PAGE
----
The word assessment is derived for the Latin assidere, meaning “to sit beside or with” (Wiggins 1993).
Although this notion of a teacher sitting with her students to really understand what is happening as they pursue the challenges of learning is far removed from the role that assessment and evaluation have typically played in schools, many teachers have always done it.
Assessment for, assessment as and assessment of learning are approaches that enable teachers to gather evidence and make judgments about student achievement.
These are not necessarily discrete approaches and may be used individually or together and formally or informally.
The principles of assessment for learning and assessment as learning strategies have some common elements.
Assessment for learning and assessment as learning incorporate:
- self-assessment and peer assessment
- strategies for students to actively monitor and evaluate their own learning
- feedback, together with evidence, to help teachers and students decide whether students are ready for the next phase of learning or whether they need further learning experiences to consolidate their knowledge, understanding and skills.
Assessment for learning and assessment as learning approaches, in particular, help teachers and students to know if current understanding is a suitable basis for future learning.
Teachers, using their professional judgment in a standards-referenced framework, are able to extend the process of assessment for learning into the assessment of learning.
Assessment for learning involves teachers using evidence about students' knowledge, understanding and skills to inform their teaching.
Sometimes referred to as ‘formative assessment', it usually occurs throughout the teaching and learning process to clarify student learning and understanding.
Assessment for learning:
- reflects a view of learning in which assessment helps students learn better, rather than just achieve a better mark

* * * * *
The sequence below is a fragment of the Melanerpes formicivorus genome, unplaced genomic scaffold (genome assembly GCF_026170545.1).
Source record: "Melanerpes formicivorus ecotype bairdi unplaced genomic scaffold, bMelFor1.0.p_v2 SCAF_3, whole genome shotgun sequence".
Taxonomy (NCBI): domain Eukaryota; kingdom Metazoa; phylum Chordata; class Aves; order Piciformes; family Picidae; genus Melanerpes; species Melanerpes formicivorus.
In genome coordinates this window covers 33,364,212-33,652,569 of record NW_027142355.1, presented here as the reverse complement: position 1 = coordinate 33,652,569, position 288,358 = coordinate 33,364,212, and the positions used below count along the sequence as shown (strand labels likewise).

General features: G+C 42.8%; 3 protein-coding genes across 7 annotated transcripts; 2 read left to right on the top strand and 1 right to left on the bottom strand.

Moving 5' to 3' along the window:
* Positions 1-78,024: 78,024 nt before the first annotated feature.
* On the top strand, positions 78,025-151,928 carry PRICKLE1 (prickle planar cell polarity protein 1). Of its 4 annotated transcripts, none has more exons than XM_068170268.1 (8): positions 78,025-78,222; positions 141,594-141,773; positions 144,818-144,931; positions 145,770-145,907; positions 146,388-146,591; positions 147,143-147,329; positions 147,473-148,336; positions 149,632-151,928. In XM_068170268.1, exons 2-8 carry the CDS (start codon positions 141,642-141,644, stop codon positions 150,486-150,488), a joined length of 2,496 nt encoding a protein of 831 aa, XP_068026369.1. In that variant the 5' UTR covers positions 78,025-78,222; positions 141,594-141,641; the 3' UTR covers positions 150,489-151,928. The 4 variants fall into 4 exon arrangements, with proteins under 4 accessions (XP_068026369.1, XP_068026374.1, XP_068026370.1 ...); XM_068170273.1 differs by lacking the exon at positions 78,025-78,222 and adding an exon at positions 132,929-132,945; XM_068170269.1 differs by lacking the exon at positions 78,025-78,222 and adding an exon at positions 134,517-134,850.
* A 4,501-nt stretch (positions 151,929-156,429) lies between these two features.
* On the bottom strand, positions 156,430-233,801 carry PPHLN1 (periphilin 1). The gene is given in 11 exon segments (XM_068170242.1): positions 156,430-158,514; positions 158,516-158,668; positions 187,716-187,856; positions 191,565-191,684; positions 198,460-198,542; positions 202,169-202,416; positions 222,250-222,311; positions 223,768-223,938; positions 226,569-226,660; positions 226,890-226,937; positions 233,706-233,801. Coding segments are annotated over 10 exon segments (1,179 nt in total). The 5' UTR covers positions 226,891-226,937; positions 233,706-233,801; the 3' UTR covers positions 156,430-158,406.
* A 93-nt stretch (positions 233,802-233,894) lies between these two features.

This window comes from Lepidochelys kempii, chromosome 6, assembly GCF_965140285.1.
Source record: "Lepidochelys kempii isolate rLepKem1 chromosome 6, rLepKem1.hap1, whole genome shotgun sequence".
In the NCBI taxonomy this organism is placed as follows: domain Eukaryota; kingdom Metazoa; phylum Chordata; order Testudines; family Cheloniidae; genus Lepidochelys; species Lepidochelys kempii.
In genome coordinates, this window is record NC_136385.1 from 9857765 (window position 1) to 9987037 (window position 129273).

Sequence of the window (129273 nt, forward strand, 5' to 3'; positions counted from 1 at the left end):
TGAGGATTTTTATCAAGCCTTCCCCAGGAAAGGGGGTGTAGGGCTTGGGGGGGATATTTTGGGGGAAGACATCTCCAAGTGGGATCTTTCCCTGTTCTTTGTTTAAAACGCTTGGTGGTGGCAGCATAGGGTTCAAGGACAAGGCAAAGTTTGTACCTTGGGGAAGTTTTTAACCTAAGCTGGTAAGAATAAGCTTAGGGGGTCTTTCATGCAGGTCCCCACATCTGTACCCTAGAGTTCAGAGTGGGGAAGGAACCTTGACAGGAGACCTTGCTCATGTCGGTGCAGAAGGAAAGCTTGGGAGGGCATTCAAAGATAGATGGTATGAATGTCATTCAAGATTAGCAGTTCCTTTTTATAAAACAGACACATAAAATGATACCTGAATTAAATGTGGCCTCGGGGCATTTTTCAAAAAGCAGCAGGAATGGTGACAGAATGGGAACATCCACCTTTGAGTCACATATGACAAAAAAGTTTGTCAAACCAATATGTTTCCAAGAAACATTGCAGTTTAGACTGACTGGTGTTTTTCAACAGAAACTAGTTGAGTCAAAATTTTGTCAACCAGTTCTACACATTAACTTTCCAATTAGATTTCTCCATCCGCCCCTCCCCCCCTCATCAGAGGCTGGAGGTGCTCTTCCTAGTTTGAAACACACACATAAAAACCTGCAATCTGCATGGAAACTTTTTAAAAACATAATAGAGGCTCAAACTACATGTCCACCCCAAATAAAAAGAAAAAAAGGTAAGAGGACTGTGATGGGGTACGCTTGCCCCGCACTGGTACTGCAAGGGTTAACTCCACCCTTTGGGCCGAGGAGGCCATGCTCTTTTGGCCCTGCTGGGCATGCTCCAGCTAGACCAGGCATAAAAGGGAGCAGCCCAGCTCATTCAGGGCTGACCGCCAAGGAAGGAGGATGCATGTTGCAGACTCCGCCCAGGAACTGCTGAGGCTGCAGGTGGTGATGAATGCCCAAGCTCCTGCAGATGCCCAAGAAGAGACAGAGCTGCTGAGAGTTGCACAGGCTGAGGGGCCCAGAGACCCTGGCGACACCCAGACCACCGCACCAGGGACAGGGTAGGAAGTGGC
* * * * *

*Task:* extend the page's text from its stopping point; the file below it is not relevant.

- involves formal and informal assessment activities as part of learning and to inform the planning of future learning
- includes clear goals for the learning activity
- provides effective feedback that motivates the learner and can lead to improvement
- reflects a belief that all students can improve
- encourages self-assessment and peer assessment as part of the regular classroom routines
- involves teachers, students and parents reflecting on evidence
- Is inclusive of all learners.
Assessment as learning occurs when students are their own assessors. Students monitor their own learning, ask questions and use a range of strategies to decide what they know and can do, and how to use assessment for new learning.
Assessment as learning:
- encourages students to take responsibility for their own learning
- requires students to ask questions about their learning
- involves teachers and students creating learning goals to encourage growth and development
- provides ways for students to use formal and informal feedback and self-assessment to help them understand the next steps in learning
- encourages peer assessment, self-assessment and reflection.
Assessment of learning assists teachers in using evidence of student learning to assess achievement against outcomes and standards.
Sometimes referred to as ‘summative assessment', it usually occurs at defined key points during a unit of work or at the end of a unit, term or semester, and may be used to rank or grade students.
The effectiveness of assessment of learning for grading or ranking depends on the validity and reliability of activities. Its effectiveness as an opportunity for learning depends on the nature and quality of the feedback.
Assessment of learning:
- is used to plan future learning goals and pathways for students
- provides evidence of achievement to the wider community, including parents, educators, the students themselves and outside groups
- provides a transparent interpretation across all audiences.
Let’s use assessment wisely. As (future) educators we need to know how assessments can serve its purpose. It’s in our hands how we can make it work to our advantage.
We must remember that there must be balance in using assessments based on different purposes it serves. We’ve already seen the challenges in our classroom brought about by limited use of assessments. As we move forward let’s try to step out from our comfort zone and maximize the use of assessments.
AZIZI AHMAD New Straits Times Opinion Letters February 25, 2018